SOUTH LAKE TAHOE (KPIX 5) — The Lake Tahoe you see in the vacation ads usually features the famous, pristine lake, snow-capped Sierra Nevada mountains, luxury beachfront residences and nearby ski resorts.
The Tahoe you don’t see has blocks of rundown, cheap motels that have become the last resort for the everyday workers who support the local economy.
“I have to move every three weeks, even though I do work full time,” said South Lake Tahoe resident Christine Grissom.
Nearly everything Grissom, her 11-year-old daughter and her husband own fits into one suitcase.
“We have been floating. The housing is the issue,” Grissom said.
Showing KPIX her motel room, she pointed to the bed where she and her daughter sleep. Her husband sleeps on the floor.
They have been living this way for the past nine months.
“You know what’s scary is I am the normal and that’s the hard part. You’ve seen what I’ve seen in the Bay Area, I lived in the Bay Area, the majority of us are a half a paycheck away from being on the street,” she said.
Grissom spent a year living at an Oakland homeless shelter with her daughter at night while she worked full time delivering mail for the United States Postal Service in the East Bay. She came to Lake Tahoe in search of affordable housing and found work as a Safeway cashier and a bus dispatcher. Today she makes $32,000 a year as a clerk at the El Dorado County recorder’s office.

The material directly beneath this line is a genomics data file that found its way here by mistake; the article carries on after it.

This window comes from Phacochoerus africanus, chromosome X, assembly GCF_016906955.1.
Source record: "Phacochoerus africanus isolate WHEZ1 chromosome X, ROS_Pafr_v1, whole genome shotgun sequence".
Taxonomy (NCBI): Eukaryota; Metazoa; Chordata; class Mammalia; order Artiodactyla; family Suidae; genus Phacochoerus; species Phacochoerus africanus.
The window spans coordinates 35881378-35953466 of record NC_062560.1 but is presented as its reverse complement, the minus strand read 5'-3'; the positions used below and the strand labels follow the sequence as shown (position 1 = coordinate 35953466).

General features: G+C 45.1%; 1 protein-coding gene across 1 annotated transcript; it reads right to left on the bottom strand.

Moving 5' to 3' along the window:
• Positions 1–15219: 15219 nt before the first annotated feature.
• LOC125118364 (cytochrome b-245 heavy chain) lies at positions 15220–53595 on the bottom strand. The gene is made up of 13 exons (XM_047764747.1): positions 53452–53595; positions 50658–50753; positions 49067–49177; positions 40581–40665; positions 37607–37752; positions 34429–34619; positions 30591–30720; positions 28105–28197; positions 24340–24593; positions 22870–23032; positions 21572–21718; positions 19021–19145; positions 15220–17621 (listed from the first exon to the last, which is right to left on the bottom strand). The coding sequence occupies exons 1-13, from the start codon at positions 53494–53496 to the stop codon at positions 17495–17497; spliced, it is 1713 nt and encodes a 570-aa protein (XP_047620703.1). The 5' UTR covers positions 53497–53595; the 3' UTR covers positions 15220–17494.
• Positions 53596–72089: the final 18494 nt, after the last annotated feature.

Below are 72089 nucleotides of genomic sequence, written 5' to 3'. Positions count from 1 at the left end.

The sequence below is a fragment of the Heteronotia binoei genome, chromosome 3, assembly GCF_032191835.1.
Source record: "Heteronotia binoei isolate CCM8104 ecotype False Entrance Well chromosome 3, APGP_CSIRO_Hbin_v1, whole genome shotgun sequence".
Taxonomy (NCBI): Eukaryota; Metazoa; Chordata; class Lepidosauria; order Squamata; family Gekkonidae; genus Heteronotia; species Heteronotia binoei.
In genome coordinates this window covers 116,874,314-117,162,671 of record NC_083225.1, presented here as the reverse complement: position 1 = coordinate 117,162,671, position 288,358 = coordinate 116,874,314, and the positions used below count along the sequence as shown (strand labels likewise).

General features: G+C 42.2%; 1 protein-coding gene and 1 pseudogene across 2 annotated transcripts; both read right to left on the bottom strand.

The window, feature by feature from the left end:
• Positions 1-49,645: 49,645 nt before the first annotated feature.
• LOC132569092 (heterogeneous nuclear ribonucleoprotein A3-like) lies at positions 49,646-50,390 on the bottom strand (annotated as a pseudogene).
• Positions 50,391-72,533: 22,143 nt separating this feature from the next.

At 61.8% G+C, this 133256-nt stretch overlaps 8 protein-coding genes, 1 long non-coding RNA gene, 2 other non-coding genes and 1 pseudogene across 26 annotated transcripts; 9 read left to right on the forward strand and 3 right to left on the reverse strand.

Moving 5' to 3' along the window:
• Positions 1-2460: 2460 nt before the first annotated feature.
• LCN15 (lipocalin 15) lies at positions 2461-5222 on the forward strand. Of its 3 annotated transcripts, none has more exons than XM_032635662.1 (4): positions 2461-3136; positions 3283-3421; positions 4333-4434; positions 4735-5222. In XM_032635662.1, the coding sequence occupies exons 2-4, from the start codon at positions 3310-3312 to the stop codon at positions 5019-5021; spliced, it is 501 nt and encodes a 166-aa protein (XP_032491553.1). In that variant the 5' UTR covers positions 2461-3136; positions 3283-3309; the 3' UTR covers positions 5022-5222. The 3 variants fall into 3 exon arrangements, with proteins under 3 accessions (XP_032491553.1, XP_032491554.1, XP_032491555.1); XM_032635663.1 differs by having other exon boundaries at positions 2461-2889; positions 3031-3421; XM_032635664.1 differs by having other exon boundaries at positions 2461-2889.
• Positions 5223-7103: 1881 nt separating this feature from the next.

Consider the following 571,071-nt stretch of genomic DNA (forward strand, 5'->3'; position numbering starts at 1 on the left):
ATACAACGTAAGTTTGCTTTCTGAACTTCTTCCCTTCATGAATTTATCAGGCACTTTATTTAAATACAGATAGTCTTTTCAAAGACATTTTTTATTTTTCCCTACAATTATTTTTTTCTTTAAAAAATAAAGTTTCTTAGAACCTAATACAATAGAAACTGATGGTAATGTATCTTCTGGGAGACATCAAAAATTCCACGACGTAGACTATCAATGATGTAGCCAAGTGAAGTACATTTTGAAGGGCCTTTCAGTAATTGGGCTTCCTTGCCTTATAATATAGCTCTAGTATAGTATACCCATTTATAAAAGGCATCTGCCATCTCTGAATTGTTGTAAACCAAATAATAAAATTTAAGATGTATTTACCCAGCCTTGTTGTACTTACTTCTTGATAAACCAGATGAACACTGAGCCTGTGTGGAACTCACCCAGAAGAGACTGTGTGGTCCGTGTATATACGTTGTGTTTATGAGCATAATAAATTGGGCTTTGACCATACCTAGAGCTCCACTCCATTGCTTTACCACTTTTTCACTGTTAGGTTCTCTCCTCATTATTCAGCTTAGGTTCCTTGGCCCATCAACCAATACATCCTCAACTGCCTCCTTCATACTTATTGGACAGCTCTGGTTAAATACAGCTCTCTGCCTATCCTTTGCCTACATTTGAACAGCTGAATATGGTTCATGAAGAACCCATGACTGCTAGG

“You work and you’re homeless. That’s ironic to me, I just never thought it was going to be this way — especially being an American,” she said.
In South Lake Tahoe, for example, where Christine lives the average rent for a one-bedroom apartment is about $1,600/mo., according to RENTCafe. The median home price is about $420,000 according to Zillow.
Heidi Hill Drum runs the non-profit Tahoe Prosperity Center, which works to promote economic and community development.
“It is worse than I’ve ever seen it. I’ve lived here for 20 years,” explained Hill Drum. “It’s the tale of two Tahoes — is sort of how I describe it — there’s the beautiful lake, the beautiful mountains.”
About 75 percent of the homes in the Tahoe Basin are second — vacation homes. In the affluent Tahoe Keys neighborhood, for example, it’s not uncommon to see empty houses. A 4,500 square foot lakefront property on Beach Drive is listed at $6.5 million.
Tahoe gets an estimated 250,000 visitors on weekends and the basin sees upwards of 15 million visitors a year, according to Tahoe Prosperity Center.
“Some of our solutions are taking underutilized properties, old blighted motels … and turning them into useful, workforce housing,” said Hill Drum.
KPIX checked out the Traveler’s Inn in South Lake Tahoe. A renovated motel room with no kitchen is being rented for $1,000 a month, with a $500 security deposit.
The owners are converting the motel into a complex called Manakai Apartments.
“A lot of them that I’ve been finding are local workers, most of them live on Stateline, working in the casinos, restaurants around here,” said Lawrence Wells, manager of Manakai Apartments.
For what they’re offering, the rate is not in Christine’s range.
“In all honesty, all I want to do is work 40 hours a week, have four walls and a pizza. I just don’t want to see the carnage of our economy anymore,” said Grissom.
WEBLINK: Tahoe Prosperity Center